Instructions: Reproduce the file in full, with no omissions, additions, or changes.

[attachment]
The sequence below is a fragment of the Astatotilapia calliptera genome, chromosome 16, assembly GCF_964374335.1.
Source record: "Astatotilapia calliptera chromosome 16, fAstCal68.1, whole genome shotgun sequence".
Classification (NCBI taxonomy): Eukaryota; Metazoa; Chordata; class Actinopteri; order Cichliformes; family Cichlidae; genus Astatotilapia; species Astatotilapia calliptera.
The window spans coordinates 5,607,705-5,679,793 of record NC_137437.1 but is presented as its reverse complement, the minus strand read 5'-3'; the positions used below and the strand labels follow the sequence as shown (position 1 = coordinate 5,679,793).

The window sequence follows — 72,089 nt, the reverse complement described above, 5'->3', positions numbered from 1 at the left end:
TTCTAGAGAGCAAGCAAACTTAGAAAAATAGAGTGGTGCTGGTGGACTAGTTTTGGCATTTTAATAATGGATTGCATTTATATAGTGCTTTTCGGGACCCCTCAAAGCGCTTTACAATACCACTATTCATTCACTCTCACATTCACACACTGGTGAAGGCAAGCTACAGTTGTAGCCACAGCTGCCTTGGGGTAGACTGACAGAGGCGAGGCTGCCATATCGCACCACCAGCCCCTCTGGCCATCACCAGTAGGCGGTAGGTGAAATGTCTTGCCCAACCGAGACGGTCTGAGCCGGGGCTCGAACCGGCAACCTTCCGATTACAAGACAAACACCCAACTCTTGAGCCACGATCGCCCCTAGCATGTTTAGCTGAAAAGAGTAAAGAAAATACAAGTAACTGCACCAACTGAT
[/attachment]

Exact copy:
The sequence below is a fragment of the Astatotilapia calliptera genome, chromosome 16, assembly GCF_964374335.1.
Source record: "Astatotilapia calliptera chromosome 16, fAstCal68.1, whole genome shotgun sequence".
Classification (NCBI taxonomy): Eukaryota; Metazoa; Chordata; class Actinopteri; order Cichliformes; family Cichlidae; genus Astatotilapia; species Astatotilapia calliptera.
The window spans coordinates 5,607,705-5,679,793 of record NC_137437.1 but is presented as its reverse complement, the minus strand read 5'-3'; the positions used below and the strand labels follow the sequence as shown (position 1 = coordinate 5,679,793).

The window sequence follows — 72,089 nt, the reverse complement described above, 5'->3', positions numbered from 1 at the left end:
TTCTAGAGAGCAAGCAAACTTAGAAAAATAGAGTGGTGCTGGTGGACTAGTTTTGGCATTTTAATAATGGATTGCATTTATATAGTGCTTTTCGGGACCCCTCAAAGCGCTTTACAATACCACTATTCATTCACTCTCACATTCACACACTGGTGAAGGCAAGCTACAGTTGTAGCCACAGCTGCCTTGGGGTAGACTGACAGAGGCGAGGCTGCCATATCGCACCACCAGCCCCTCTGGCCATCACCAGTAGGCGGTAGGTGAAATGTCTTGCCCAACCGAGACGGTCTGAGCCGGGGCTCGAACCGGCAACCTTCCGATTACAAGACAAACACCCAACTCTTGAGCCACGATCGCCCCTAGCATGTTTAGCTGAAAAGAGTAAAGAAAATACAAGTAACTGCACCAACTGAT